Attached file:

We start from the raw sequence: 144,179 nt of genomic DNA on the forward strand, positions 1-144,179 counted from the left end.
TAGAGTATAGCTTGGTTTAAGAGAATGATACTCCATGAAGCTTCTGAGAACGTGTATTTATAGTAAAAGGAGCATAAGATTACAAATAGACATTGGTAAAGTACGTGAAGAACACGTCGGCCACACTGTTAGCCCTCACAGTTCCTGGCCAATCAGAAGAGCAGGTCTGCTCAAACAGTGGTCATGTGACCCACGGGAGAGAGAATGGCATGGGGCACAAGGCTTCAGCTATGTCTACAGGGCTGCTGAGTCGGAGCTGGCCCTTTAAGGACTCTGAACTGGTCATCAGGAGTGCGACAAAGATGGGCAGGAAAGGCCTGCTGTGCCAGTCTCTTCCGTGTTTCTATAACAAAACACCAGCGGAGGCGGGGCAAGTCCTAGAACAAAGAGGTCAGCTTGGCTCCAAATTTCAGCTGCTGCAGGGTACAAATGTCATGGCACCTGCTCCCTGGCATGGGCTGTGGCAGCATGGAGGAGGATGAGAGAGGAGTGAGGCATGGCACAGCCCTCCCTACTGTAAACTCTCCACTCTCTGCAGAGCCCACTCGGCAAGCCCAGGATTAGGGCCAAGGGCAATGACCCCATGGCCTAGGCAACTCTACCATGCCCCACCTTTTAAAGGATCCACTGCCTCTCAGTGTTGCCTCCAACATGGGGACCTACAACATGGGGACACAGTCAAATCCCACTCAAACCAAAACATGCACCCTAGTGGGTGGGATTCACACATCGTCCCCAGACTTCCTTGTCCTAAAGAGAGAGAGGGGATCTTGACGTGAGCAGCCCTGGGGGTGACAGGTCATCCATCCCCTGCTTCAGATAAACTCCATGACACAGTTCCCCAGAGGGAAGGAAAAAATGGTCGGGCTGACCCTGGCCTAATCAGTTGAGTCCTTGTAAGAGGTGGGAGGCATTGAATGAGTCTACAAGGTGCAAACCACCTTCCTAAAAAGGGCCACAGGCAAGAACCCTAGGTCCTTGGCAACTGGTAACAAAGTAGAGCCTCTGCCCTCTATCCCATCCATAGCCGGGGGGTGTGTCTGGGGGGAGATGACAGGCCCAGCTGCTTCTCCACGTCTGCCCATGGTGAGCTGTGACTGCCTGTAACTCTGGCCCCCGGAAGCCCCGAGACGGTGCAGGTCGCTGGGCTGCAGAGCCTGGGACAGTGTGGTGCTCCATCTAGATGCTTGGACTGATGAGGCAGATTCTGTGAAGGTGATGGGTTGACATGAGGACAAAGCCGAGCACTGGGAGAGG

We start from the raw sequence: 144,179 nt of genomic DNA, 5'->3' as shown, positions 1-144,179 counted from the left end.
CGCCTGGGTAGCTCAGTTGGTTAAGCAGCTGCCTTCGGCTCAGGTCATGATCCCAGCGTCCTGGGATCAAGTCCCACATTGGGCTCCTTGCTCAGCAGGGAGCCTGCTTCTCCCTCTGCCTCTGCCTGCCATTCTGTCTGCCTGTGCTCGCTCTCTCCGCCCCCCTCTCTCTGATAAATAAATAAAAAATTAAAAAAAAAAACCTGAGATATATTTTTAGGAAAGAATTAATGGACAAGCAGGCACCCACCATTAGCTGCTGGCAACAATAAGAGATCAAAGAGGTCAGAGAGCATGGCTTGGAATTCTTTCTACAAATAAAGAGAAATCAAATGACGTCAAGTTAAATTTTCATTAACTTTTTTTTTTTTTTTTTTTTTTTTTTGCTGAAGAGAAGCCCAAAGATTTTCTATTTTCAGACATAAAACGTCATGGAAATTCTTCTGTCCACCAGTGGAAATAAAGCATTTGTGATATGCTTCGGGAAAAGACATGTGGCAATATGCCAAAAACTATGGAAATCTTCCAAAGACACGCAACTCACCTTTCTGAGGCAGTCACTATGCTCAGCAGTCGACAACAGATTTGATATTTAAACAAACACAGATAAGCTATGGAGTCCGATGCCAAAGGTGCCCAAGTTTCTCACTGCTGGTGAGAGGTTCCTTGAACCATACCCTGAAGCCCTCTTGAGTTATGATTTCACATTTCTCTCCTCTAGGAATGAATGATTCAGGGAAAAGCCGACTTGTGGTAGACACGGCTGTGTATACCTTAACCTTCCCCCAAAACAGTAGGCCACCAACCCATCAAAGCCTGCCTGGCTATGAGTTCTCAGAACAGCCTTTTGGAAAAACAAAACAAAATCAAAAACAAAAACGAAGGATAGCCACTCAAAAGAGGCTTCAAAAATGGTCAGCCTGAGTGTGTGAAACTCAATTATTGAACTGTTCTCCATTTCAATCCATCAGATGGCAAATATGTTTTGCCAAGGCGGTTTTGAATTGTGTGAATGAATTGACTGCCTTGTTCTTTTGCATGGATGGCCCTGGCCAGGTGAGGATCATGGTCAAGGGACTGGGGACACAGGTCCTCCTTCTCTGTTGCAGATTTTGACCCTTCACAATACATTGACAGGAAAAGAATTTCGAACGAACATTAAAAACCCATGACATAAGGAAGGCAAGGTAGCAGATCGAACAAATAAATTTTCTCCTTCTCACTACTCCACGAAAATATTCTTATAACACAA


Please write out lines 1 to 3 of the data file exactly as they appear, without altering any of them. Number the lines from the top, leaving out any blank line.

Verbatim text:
We start from the raw sequence: 144,179 nt of genomic DNA on the forward strand, positions 1-144,179 counted from the left end.
TAGAGTATAGCTTGGTTTAAGAGAATGATACTCCATGAAGCTTCTGAGAACGTGTATTTATAGTAAAAGGAGCATAAGATTACAAATAGACATTGGTAAAGTACGTGAAGAACACGTCGGCCACACTGTTAGCCCTCACAGTTCCTGGCCAATCAGAAGAGCAGGTCTGCTCAAACAGTGGTCATGTGACCCACGGGAGAGAGAATGGCATGGGGCACAAGGCTTCAGCTATGTCTACAGGGCTGCTGAGTCGGAGCTGGCCCTTTAAGGACTCTGAACTGGTCATCAGGAGTGCGACAAAGATGGGCAGGAAAGGCCTGCTGTGCCAGTCTCTTCCGTGTTTCTATAACAAAACACCAGCGGAGGCGGGGCAAGTCCTAGAACAAAGAGGTCAGCTTGGCTCCAAATTTCAGCTGCTGCAGGGTACAAATGTCATGGCACCTGCTCCCTGGCATGGGCTGTGGCAGCATGGAGGAGGATGAGAGAGGAGTGAGGCATGGCACAGCCCTCCCTACTGTAAACTCTCCACTCTCTGCAGAGCCCACTCGGCAAGCCCAGGATTAGGGCCAAGGGCAATGACCCCATGGCCTAGGCAACTCTACCATGCCCCACCTTTTAAAGGATCCACTGCCTCTCAGTGTTGCCTCCAACATGGGGACCTACAACATGGGGACACAGTCAAATCCCACTCAAACCAAAACATGCACCCTAGTGGGTGGGATTCACACATCGTCCCCAGACTTCCTTGTCCTAAAGAGAGAGAGGGGATCTTGACGTGAGCAGCCCTGGGGGTGACAGGTCATCCATCCCCTGCTTCAGATAAACTCCATGACACAGTTCCCCAGAGGGAAGGAAAAAATGGTCGGGCTGACCCTGGCCTAATCAGTTGAGTCCTTGTAAGAGGTGGGAGGCATTGAATGAGTCTACAAGGTGCAAACCACCTTCCTAAAAAGGGCCACAGGCAAGAACCCTAGGTCCTTGGCAACTGGTAACAAAGTAGAGCCTCTGCCCTCTATCCCATCCATAGCCGGGGGGTGTGTCTGGGGGGAGATGACAGGCCCAGCTGCTTCTCCACGTCTGCCCATGGTGAGCTGTGACTGCCTGTAACTCTGGCCCCCGGAAGCCCCGAGACGGTGCAGGTCGCTGGGCTGCAGAGCCTGGGACAGTGTGGTGCTCCATCTAGATGCTTGGACTGATGAGGCAGATTCTGTGAAGGTGATGGGTTGACATGAGGACAAAGCCGAGCACTGGGAGAGG

We start from the raw sequence: 144,179 nt of genomic DNA, 5'->3' as shown, positions 1-144,179 counted from the left end.